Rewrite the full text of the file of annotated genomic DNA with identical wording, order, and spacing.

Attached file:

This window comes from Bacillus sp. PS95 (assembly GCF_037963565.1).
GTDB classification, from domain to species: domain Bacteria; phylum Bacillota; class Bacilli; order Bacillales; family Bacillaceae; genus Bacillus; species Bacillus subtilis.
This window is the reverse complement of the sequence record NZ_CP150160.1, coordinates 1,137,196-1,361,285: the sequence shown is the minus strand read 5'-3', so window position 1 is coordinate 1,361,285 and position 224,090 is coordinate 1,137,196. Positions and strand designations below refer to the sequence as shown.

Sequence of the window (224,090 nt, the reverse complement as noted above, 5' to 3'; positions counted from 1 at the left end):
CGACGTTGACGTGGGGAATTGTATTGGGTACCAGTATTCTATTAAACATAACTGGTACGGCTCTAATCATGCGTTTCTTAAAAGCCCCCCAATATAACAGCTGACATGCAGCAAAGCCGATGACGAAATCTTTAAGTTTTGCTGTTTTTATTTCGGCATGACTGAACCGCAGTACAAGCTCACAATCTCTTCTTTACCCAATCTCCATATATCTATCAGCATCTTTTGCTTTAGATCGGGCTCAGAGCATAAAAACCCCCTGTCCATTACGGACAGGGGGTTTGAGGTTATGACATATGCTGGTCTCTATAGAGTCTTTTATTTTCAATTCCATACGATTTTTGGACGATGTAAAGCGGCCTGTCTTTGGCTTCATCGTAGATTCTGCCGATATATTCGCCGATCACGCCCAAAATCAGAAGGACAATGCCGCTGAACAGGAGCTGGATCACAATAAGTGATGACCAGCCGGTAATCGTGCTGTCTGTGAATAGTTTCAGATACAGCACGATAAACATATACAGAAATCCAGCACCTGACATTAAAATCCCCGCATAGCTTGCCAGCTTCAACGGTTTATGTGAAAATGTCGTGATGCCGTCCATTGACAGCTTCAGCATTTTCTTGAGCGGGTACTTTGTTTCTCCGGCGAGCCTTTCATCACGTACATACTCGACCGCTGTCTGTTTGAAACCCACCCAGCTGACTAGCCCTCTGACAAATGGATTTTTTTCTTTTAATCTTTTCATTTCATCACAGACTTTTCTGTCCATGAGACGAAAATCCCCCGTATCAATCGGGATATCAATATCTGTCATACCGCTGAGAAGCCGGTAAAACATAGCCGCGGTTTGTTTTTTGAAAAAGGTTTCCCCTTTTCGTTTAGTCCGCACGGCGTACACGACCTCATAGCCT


This window comes from Bacillus sp. PS95 (assembly GCF_037963565.1).
GTDB classification, from domain to species: domain Bacteria; phylum Bacillota; class Bacilli; order Bacillales; family Bacillaceae; genus Bacillus; species Bacillus subtilis.
This window is the reverse complement of the sequence record NZ_CP150160.1, coordinates 1,137,196-1,361,285: the sequence shown is the minus strand read 5'-3', so window position 1 is coordinate 1,361,285 and position 224,090 is coordinate 1,137,196. Positions and strand designations below refer to the sequence as shown.

Sequence of the window (224,090 nt, the reverse complement as noted above, 5' to 3'; positions counted from 1 at the left end):
CGACGTTGACGTGGGGAATTGTATTGGGTACCAGTATTCTATTAAACATAACTGGTACGGCTCTAATCATGCGTTTCTTAAAAGCCCCCCAATATAACAGCTGACATGCAGCAAAGCCGATGACGAAATCTTTAAGTTTTGCTGTTTTTATTTCGGCATGACTGAACCGCAGTACAAGCTCACAATCTCTTCTTTACCCAATCTCCATATATCTATCAGCATCTTTTGCTTTAGATCGGGCTCAGAGCATAAAAACCCCCTGTCCATTACGGACAGGGGGTTTGAGGTTATGACATATGCTGGTCTCTATAGAGTCTTTTATTTTCAATTCCATACGATTTTTGGACGATGTAAAGCGGCCTGTCTTTGGCTTCATCGTAGATTCTGCCGATATATTCGCCGATCACGCCCAAAATCAGAAGGACAATGCCGCTGAACAGGAGCTGGATCACAATAAGTGATGACCAGCCGGTAATCGTGCTGTCTGTGAATAGTTTCAGATACAGCACGATAAACATATACAGAAATCCAGCACCTGACATTAAAATCCCCGCATAGCTTGCCAGCTTCAACGGTTTATGTGAAAATGTCGTGATGCCGTCCATTGACAGCTTCAGCATTTTCTTGAGCGGGTACTTTGTTTCTCCGGCGAGCCTTTCATCACGTACATACTCGACCGCTGTCTGTTTGAAACCCACCCAGCTGACTAGCCCTCTGACAAATGGATTTTTTTCTTTTAATCTTTTCATTTCATCACAGACTTTTCTGTCCATGAGACGAAAATCCCCCGTATCAATCGGGATATCAATATCTGTCATACCGCTGAGAAGCCGGTAAAACATAGCCGCGGTTTGTTTTTTGAAAAAGGTTTCCCCTTTTCGTTTAGTCCGCACGGCGTACACGACCTCATAGCCT